New Light Theater Project presents an encore presentation of this drama, which explores themes of greed, willful blindness to the truth, and the beauty and danger of absolute faith, either in God or in men. More…
"Imagining Madoff" finds Madoff in prison, determined to control his own narrative for history as he dictates to a visiting biographer stories about his childhood, his family, women, money, and an all-night meeting he had with Holocaust survivor and poet, Solomon Galkin.
“Remarkable, three-person play...It is an intense and fascinating fictionalized view of Bernie Madoff, the man behind the Ponzi scheme that devastated countless people's financial fortunes...The play's scenes shift deftly between Madoff's prison cell, the study of Solomon Galkin, and the witness stand where his secretary testifies...An outstanding piece of theatre...Audience members get a close up perspective of the drama and tension of the story.” Full Review
“This whip smart, tightly written, 2010 piece approaches everything through conscience...The deftly written play ends well, just where it should, posing questions that echo. Deb Margolin is a craftsman of high order...Director Jerry Heymann moves his cast seamlessly from one environment to another and skillfully within more limited environs. His three players evidence different speech patterns and physical attitudes. Timing is impeccable.” Full Review
"So engrossing and philosophically lively...The cast of this belated New York City première, directed by Jerry Heymann, is exquisite: as Madoff, Jeremiah Kissel prowls the stage like some eloquent but enigmatic animal; as Galkin, Gerry Bamman pinpoints the tragic intersection of wisdom and obliviousness. And Jenny Allen adds a rich third dimension as Madoff’s secretary, who struggles to presume her own innocence in her testimony at his trial." Full Review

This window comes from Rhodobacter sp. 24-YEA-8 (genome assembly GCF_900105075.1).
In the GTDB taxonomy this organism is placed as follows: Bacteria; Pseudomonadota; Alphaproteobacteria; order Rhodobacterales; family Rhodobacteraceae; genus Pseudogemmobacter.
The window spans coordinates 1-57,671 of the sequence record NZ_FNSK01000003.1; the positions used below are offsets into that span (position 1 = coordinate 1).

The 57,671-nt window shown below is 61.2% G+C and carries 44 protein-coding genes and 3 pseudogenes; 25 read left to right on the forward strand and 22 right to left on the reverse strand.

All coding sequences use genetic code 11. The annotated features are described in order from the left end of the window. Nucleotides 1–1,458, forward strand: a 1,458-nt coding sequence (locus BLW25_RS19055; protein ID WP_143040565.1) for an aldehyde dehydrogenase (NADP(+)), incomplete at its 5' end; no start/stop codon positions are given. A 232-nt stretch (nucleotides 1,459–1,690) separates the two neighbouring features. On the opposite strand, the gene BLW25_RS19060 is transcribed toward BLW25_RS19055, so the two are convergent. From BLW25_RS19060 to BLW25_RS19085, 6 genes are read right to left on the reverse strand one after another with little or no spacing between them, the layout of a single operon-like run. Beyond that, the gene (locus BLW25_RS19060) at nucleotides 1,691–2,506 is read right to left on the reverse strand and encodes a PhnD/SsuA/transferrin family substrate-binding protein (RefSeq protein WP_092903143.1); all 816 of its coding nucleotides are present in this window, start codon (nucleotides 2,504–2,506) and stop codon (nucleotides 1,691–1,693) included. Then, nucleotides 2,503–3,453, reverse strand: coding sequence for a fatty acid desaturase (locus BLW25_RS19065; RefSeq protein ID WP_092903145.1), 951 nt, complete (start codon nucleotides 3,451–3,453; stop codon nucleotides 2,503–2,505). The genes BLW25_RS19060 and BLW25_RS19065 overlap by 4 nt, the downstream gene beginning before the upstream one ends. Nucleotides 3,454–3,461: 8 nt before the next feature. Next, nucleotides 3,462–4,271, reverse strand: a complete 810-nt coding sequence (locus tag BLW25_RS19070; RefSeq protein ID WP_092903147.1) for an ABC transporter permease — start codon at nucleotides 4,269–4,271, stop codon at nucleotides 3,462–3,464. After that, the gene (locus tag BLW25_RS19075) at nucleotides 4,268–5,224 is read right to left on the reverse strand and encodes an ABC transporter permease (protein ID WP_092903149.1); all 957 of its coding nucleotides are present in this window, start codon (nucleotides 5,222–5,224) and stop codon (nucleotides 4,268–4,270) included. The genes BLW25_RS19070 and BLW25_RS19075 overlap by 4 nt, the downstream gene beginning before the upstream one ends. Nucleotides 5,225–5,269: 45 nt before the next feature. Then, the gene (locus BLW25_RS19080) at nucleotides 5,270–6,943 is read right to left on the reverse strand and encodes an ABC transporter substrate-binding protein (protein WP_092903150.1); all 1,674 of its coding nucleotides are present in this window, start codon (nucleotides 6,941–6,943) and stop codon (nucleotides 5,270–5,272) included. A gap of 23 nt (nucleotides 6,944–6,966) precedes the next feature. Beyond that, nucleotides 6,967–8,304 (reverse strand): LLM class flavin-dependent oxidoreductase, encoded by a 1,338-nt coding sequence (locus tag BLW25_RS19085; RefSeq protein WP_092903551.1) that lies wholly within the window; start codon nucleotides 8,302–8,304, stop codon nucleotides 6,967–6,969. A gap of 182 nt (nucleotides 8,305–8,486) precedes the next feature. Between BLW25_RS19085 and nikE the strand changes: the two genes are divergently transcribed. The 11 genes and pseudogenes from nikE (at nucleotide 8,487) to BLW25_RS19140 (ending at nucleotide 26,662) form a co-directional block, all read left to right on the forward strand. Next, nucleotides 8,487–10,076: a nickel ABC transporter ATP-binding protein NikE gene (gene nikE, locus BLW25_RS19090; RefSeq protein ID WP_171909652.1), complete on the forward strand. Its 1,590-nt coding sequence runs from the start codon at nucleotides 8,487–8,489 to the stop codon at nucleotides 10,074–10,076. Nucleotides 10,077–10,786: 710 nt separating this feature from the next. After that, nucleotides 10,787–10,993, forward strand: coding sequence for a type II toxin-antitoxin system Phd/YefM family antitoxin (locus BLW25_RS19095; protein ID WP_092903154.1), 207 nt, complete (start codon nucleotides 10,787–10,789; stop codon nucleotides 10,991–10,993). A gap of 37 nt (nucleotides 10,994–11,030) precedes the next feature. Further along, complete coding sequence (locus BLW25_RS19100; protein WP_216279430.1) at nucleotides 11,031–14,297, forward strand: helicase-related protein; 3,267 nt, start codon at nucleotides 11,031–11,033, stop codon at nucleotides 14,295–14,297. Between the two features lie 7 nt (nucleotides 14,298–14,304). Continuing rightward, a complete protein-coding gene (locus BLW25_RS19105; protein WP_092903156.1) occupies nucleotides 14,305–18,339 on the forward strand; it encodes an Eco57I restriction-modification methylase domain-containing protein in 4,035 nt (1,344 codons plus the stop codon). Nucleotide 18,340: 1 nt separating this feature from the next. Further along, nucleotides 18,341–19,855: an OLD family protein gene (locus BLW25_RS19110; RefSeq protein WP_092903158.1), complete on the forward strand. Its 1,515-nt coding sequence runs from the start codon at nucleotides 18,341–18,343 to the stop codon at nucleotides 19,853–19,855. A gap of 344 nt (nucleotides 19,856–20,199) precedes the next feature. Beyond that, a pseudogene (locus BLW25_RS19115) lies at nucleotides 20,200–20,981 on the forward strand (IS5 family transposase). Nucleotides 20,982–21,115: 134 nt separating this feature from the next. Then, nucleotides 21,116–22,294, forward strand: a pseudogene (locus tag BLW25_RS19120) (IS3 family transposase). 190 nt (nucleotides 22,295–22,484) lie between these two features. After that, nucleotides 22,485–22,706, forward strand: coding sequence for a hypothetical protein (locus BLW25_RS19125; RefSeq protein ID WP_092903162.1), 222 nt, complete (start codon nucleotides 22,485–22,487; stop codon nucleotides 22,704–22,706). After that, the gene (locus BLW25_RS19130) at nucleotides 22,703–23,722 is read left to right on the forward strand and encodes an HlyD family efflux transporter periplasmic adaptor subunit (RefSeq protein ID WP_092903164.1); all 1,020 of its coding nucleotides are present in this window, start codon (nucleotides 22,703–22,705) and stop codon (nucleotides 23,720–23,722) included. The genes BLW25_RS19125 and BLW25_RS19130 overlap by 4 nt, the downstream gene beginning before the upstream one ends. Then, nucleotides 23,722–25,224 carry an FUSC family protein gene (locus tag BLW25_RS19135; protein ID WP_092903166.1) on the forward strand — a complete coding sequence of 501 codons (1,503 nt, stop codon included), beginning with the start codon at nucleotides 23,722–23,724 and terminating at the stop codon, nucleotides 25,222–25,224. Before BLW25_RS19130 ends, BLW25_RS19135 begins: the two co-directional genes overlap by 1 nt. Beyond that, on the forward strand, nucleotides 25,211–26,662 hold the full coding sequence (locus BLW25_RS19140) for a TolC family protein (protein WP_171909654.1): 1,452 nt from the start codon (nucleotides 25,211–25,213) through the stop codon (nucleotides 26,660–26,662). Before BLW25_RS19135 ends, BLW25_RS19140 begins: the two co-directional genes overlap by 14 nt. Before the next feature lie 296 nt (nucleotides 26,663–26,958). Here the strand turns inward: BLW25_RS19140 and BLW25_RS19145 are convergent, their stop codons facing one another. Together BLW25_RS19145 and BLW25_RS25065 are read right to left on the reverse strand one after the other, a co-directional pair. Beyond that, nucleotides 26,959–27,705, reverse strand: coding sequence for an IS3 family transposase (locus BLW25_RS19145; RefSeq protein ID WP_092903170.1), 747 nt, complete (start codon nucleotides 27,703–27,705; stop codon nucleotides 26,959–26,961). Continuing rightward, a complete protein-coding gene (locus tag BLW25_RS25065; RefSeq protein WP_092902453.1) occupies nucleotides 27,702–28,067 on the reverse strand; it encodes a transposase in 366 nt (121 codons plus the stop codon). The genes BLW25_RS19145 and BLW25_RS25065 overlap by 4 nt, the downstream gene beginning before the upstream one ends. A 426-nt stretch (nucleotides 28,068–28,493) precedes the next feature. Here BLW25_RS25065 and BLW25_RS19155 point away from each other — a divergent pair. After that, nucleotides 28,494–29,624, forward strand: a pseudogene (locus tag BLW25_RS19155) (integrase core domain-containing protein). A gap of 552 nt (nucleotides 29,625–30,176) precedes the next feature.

"Putting her imagination into overdrive, Margolin sets the Ponzi prince inside a three-character drama...She's created a moving figure in Galkin and even more of a riveting tough in the focal Madoff...Anyone telling me that Kissel’s performance—directed for all he’s worth by Jerry Heyman—isn’t one of the absolute best on a Manhattan stage right now will have an argument on his or her hands...It’s here, ripe and raw for the rest of our theatergoers’ imaginations." Full Review
"Thoughtful, loquacious, and sometimes mystical and abstruse; it's also irregularly dramatic and, despite some emotional histrionics, only rarely moving…An intellectual fantasia relating the Madoff scandal to themes of ethics, morality, truth, Judaism, the Torah, the Talmud, the Midrash, faith, lust, guilt, trust, suffering, and betrayal. That's a lot to unpack in an hour and 35 minutes…Lively, if not always consistent, performances…More discussion than drama, more pilpul than provocation." Full Review
"Margolin’s somewhat stiff though entertaining three-character fantasia...Jenny Allen is entrancing...Ms. Allen exquisitely provides comic relief and an innocent everywoman perspective with her aching sincerity...Jeremiah Kissel swaggering in a power suit gleefully gives us the ballsy Madoff we desire...Margolin’s thoughtful dialogue is often amusing, the characters are vividly drawn, and the structure is a simple framework that gets stale due to the lack of plot." Full Review